Opening Day starter Scott Feldman was booed 10 minutes after the game started on Monday at Great American Ballpark. For those of you in attendance that day, I understand your frustration. When Cincinnati manager Bryan Price named Feldman as the starter on that sacred day, I instantly sank into a depression.
Nothing personal against Feldman, but you go with your best. And he isn’t the Reds best. Brandon Finnegan should have gotten that start. Or Amir Garrett. Or Rookie Davis.
I would have vented more against Price than Feldman, since he ultimately made that decision.
But there was one time–just once– I booed a Reds player. And this article is to atone for that.
It happened during the 1983 season, so it came out of frustration. The Reds finished last in 1982, were heading for another last place finish in 1983 and Russ Nixon was the Cincinnati Reds manager. Times were hard.
One of the Reds pitchers on that 1983 team was Bruce Berenyi. Bruce came up to the Reds during the 1980 season and finished fourth in the Rookie of the Year Award voting in 1981. That season, he finished with a 9-6 record and an ERA of 3.50 and I looked at Berenyi as a lock for a #3 or #4 starter for Cincinnati for years to come. He was 6Ã¢â‚¬â„¢3Ã¢â‚¬Â tall, a power throwing righthander and was 26 years old. He had good stuff and was a presence on the mound. His biggest problem in ’81 was control– he walked 77 hitters in 126 innings of work.
But the Reds went from baseballÃ¢â‚¬â„¢s best record in 1981 to an unmitigated disaster in 1982. They had the National LeagueÃ¢â‚¬â„¢s worst offense. Bruce Berenyi finished with an 9-18 record, which was incredibly misleading. Those who favor eliminating the Ã¢â‚¬Å“winÃ¢â‚¬Â as an official statistic should look no further than Berenyi. He had a very respectable earned run average (3.36) pitched 222 innings, allowing 208 hits while striking out 157 and walking 96.
He was one of three Reds starters who were victimized by their team. Mario Soto (14-13) and Frank Pastore (8-13) also pitched better than their records would indicate. But that Reds team was 60-102 in 1982. They were truly a bad team and from a record standpoint, the worst in franchise history.
Many times that year Berenyi would go deep into the game, allowing just one or two runs and either lose or get a no-decision. He was the poster child for what a hard-luck pitcher is. The losing and frustration must have got to him too because an article appeared in the Cincinnati Post in which he was critical of Reds fans late in the 1983 season.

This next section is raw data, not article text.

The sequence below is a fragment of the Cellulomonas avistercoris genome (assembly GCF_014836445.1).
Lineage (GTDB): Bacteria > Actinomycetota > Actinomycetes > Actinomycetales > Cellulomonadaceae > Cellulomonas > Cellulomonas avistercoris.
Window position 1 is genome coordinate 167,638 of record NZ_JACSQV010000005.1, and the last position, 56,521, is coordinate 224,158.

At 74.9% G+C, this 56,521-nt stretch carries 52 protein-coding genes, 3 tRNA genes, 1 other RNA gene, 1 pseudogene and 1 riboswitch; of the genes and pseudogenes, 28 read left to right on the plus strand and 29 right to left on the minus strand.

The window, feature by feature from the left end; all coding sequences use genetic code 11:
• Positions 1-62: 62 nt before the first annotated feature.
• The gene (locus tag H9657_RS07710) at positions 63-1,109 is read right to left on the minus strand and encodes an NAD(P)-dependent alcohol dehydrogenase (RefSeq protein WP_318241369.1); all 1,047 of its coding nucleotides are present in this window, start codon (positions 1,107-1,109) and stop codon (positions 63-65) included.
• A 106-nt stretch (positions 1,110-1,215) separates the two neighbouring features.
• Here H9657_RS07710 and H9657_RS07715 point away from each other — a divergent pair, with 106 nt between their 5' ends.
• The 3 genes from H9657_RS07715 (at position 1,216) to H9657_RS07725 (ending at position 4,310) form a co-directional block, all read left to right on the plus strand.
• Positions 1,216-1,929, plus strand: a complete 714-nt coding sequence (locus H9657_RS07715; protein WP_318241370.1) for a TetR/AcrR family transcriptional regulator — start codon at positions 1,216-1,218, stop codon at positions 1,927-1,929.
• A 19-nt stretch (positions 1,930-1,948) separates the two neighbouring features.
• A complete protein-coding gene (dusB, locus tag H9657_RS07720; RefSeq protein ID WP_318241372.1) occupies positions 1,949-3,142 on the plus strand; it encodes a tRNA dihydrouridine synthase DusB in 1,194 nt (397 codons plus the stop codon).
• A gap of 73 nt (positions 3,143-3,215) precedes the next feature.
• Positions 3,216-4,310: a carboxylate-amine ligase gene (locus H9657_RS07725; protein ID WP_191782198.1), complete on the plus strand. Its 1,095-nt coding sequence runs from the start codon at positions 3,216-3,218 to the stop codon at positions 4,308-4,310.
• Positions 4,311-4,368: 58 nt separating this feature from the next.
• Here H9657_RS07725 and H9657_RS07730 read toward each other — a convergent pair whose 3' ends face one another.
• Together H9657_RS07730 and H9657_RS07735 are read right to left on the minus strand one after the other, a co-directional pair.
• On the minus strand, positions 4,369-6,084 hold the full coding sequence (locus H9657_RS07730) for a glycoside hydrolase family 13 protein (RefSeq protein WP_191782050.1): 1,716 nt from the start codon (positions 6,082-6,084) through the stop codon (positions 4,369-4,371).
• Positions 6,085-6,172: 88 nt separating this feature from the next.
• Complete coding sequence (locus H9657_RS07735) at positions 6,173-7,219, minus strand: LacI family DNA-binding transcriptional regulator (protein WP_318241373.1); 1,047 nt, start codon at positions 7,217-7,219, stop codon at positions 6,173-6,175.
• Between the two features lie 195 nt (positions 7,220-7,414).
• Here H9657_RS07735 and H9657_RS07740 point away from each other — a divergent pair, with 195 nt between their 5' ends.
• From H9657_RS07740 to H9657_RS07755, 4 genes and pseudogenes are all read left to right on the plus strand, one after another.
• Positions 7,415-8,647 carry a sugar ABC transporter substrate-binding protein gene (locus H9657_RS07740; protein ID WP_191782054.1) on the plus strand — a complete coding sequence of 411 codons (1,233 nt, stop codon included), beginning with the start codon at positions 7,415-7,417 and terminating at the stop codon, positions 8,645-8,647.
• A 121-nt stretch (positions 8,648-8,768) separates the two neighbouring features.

His next start after the article appeared was against the San Francisco Giants on September 29, 1983. My buddy and I were two of the 8,067 fans who showed up for that Titanic Struggle at Riverfront Stadium. We both had seen the article and didn’t really appreciate what Berenyi said. His remarks were directed at Reds fans specifically and Cincinnati in general and they were all negative. Other fans had seen that, too. The mood in the blue seats at Riverfront that night wasn’t favorable towards Bruce Berenyi.
And so it was that the Reds trailed 3-2 after four innings that night against the Giants. Berenyi took the mound in the 5th inning but didnÃ¢â‚¬â„¢t retire a batter. He gave up a double, issued a walk, gave up a single, and then former Red Joel Youngblood crushed a three-run homer. The only out recorded in that inning was when a Giants runner was gunned out at third base by centerfielder Eddie Milner.
Down 6-2, Nixon had seen enough and walked to the mound to pull Berenyi. His stats on the night werenÃ¢â‚¬â„¢t pretty: 4 and 2/3 innings, 9 hits, 6 runs, and two home runs allowed. He probably wasnÃ¢â‚¬â„¢t in a good mood as he went to the dugout. Ted Power took over on the mound. Reds fans started to boo as Nixon took the ball from Berenyi.
And I joined in. For the first time in my life. I booed a Cincinnati Reds player.
The Giants went on to win that game 11-7. Milner went 4 for 5 and, for the last time, I saw Johnny Bench at the plate; he collected a pinch hit single that drove in a pair of runs. All of us in our section gave Johnny a standing ovation that night when Gary Redus replaced him as a pinch runner.
Other than that, this game was nothing to write home about. It was another losing effort in a lost cause in a bad rebuild situation. (Sound familiar?) Skeeter Barnes finished the night when he grounded out for the last out of the game.
Berenyi finished the 1983 season with a 9-14 record and his ERA climbed to 3.86. The Reds traded Bruce at the June 15 deadline in 1984 for Jay Tibbs and Eddie Williams and Berenyi was out of baseball after the 1987 season.
I doubt if Bruce Berenyi will ever read this article. But I would like to apologize to him for what I did that night at Riverfront Stadium. He was a Cincinnati Red. He was a competitor. And he was probably just as frustrated as I was and many Reds fans were that night.
I’m sorry Bruce. That was very uncharacteristic of me.
And I’d love to interview you for The Nation.